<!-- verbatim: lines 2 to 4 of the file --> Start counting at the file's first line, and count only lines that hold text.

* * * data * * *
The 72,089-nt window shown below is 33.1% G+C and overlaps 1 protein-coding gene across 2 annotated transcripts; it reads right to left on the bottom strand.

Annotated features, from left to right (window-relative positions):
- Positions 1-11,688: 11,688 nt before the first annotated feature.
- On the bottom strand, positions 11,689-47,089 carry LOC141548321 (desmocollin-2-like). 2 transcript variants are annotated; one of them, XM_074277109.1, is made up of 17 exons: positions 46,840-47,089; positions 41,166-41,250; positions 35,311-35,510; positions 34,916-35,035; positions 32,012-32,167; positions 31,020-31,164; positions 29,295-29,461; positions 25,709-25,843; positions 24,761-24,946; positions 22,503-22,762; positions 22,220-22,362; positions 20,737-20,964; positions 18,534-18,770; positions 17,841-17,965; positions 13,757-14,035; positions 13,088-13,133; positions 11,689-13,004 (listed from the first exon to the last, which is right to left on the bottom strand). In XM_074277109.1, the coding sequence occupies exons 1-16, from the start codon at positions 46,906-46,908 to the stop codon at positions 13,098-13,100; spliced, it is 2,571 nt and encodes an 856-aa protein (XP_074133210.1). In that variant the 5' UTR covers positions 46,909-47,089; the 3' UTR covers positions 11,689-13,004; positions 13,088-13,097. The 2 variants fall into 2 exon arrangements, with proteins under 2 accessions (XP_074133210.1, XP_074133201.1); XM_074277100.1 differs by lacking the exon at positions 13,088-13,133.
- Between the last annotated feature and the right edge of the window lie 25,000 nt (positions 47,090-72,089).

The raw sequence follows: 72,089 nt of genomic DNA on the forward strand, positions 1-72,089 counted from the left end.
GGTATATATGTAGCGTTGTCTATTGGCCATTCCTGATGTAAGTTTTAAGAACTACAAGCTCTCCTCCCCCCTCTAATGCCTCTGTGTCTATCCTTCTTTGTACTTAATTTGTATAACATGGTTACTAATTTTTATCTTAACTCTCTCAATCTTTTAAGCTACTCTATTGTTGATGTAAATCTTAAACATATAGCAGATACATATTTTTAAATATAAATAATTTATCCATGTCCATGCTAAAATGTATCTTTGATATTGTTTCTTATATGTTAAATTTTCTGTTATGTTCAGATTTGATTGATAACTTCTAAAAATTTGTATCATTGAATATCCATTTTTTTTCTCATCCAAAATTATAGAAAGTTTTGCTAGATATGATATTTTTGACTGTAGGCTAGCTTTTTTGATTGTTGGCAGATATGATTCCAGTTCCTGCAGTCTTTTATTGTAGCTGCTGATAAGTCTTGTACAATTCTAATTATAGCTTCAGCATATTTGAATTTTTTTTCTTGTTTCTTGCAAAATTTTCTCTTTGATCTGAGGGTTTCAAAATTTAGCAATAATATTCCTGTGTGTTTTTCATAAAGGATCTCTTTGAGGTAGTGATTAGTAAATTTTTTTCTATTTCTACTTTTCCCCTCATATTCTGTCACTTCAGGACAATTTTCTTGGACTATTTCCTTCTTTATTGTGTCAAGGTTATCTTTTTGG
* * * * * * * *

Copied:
Annotated features, from left to right (window-relative positions):
- Positions 1-11,688: 11,688 nt before the first annotated feature.
- On the bottom strand, positions 11,689-47,089 carry LOC141548321 (desmocollin-2-like). 2 transcript variants are annotated; one of them, XM_074277109.1, is made up of 17 exons: positions 46,840-47,089; positions 41,166-41,250; positions 35,311-35,510; positions 34,916-35,035; positions 32,012-32,167; positions 31,020-31,164; positions 29,295-29,461; positions 25,709-25,843; positions 24,761-24,946; positions 22,503-22,762; positions 22,220-22,362; positions 20,737-20,964; positions 18,534-18,770; positions 17,841-17,965; positions 13,757-14,035; positions 13,088-13,133; positions 11,689-13,004 (listed from the first exon to the last, which is right to left on the bottom strand). In XM_074277109.1, the coding sequence occupies exons 1-16, from the start codon at positions 46,906-46,908 to the stop codon at positions 13,098-13,100; spliced, it is 2,571 nt and encodes an 856-aa protein (XP_074133210.1). In that variant the 5' UTR covers positions 46,909-47,089; the 3' UTR covers positions 11,689-13,004; positions 13,088-13,097. The 2 variants fall into 2 exon arrangements, with proteins under 2 accessions (XP_074133210.1, XP_074133201.1); XM_074277100.1 differs by lacking the exon at positions 13,088-13,133.